Regular readers would, by now, know that EG is an ultra marathon runner, and last weekend, he competed in the gruelling 52-km Lanzarote Mountain Marathon, so, naturally, the class was centred around this.
Although the majority of us would hardly survive a mere fraction of this circuit, for EG, this only serves as a warm-up for the “big” one – the 176-km Ultra Trail Gran Challenge, which begins at Barranco de Guayadeque on Friday, 14th October at 00:00, and the first racers are expected to come sauntering in around 14:00 at Playa de Melenara, Telde on Saturday! For the uninitiated, an extreme marathon is nothing like the road marathons. They run through mountain and forest tracks, zigzagging their way up and down treacherous, often slippery, paths which easily require double the length of time it takes to complete a road marathon.
For this ‘easy’ race, the winner took 5 hours; EG completed in 7 hours, and finished mid-table.
We talked about the race: the difficulties he’d encountered, how long he’d needed to complete the race in comparison to the others, the areas the marathon covered, and the island of Lanzarote, in general.
For those unfamiliar with Lanzarote, it is a volcanic island, and is the easternmost of the Canary Islands, a mere 125 km from the coast of Africa.
In spite of the long summer break, EG remains fairly fluent. Just the other day, I was invited to have lunch with him and a couple of his colleagues (my ex-students), and one of them remarked that he’d found EG more fluent. I was, of course, happy to hear this, and gave myself, deservedly or not, a slight pat on the back!
Sure, EG still makes a lot of the same mistakes over and over again, but he’s now aware of most of them soon after he makes them. These are usually errors that stem from the direct translation he does in his head before he speaks, errors quite common among Spanish speakers. These include pronunciation, especially words which include the vowels e and i (the Spanish pronounce words as they are spelt), comparatives, and expressing purpose with for/to.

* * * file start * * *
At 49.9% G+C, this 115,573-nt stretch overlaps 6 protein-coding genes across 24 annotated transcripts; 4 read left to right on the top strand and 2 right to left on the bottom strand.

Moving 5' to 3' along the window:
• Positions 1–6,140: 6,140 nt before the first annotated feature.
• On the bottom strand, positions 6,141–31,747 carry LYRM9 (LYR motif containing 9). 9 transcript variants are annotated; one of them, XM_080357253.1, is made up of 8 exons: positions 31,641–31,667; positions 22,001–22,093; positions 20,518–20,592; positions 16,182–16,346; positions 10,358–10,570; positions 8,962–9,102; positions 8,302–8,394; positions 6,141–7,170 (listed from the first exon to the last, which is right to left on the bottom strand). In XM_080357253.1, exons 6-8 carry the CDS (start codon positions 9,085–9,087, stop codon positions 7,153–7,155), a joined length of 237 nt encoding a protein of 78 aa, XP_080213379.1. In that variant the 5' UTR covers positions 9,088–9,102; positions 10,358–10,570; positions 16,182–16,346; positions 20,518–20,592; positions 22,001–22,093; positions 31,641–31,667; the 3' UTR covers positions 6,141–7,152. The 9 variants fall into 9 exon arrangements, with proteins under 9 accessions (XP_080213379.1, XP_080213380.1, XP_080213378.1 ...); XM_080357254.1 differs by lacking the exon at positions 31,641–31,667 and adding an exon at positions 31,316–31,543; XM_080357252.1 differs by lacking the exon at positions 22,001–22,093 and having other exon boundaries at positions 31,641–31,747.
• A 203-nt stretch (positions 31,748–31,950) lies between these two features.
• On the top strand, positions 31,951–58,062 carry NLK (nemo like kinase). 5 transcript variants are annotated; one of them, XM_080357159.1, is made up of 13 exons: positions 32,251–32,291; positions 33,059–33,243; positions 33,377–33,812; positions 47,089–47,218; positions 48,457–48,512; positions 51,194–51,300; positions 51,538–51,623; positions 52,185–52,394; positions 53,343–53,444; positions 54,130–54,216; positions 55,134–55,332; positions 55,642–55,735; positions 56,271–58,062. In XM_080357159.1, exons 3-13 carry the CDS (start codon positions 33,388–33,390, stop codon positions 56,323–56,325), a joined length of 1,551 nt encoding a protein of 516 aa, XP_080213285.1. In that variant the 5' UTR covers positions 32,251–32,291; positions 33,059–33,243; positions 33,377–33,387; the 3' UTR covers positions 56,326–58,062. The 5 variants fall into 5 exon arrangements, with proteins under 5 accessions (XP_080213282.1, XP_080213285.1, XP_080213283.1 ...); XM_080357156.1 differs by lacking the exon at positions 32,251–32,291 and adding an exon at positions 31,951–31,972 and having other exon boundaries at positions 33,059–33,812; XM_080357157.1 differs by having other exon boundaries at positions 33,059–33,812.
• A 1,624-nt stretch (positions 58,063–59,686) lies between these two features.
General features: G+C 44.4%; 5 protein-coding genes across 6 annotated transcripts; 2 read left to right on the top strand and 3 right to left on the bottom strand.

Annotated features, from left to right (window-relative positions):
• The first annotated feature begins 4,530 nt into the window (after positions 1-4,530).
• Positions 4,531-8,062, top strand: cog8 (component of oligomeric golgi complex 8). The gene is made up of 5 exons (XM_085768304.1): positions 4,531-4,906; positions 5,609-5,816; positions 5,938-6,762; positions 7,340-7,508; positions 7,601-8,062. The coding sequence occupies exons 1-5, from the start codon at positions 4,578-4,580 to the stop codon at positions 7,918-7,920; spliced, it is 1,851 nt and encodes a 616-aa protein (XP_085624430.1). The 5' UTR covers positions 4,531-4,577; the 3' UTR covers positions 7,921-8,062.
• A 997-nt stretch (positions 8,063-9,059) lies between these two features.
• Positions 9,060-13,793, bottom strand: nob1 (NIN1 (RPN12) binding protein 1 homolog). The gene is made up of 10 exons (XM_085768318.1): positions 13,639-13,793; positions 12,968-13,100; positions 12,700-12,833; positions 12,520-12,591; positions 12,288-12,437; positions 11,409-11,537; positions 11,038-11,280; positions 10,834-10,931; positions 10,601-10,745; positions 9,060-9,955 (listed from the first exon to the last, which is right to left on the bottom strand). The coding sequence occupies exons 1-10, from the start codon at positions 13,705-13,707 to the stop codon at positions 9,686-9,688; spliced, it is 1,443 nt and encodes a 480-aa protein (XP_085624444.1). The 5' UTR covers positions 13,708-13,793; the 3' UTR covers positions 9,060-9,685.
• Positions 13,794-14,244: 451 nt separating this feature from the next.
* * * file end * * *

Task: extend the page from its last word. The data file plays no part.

I believe that, with practice, he will become more fluent; he’ll get to the stage where he doesn’t need to rely on translation to speak, and when that time comes, he will cease to make these errors.
Here, then, was what we saw during the lesson:
Ankle (Me torcí el tobillo: I twisted my ankle)
esplanade /ˌespləˈneɪd/, promenade /ˌprɒməˈnɑːd/
middle of nowhere
path, track, dirt track, trail
ring road (circunvalación)
sun cream, suntan lotion
to be afraid (César Manrique was a media celebrity and the politicians were afraid of him.)
arrive /əˈraɪv/ NOT
castle /ˈkɑːs(ə)l/ NOT
circuit /ˈsɜː(r)kɪt/ NOT
east /iːst/ NOT
fifteen – fifty ˌ/fɪfˈtiːn/ – /ˈfɪfti /
island /ˈaɪlənd/ NOT
Mistakes (generally due to a literal word-by-word translation)
Tuvimos que bajar por el acantilado: We had to go down the cliff / We had to go down by way of the cliff
Caminé por la playa: I walked along the beach
Tuvimos que correr por las rocas: We had to run on the rocks /We had to run over rocks
al otro lado NOT
for other side
Bajamos por el otro lado: We went down by the other side /We went down the other side
de nuevo: again NOT
La gente de Lanzarote: people from Lanzarote NOT
people of Lanzarote
Es possible escuchar: It’s possible to hear
Perdí la orientación: I became disorientated / I lost my bearings
Era demasiado tarde para cambiar de opinión: It was too late to change my mind (/maind/ NOT
Igual que (the same as / similar to)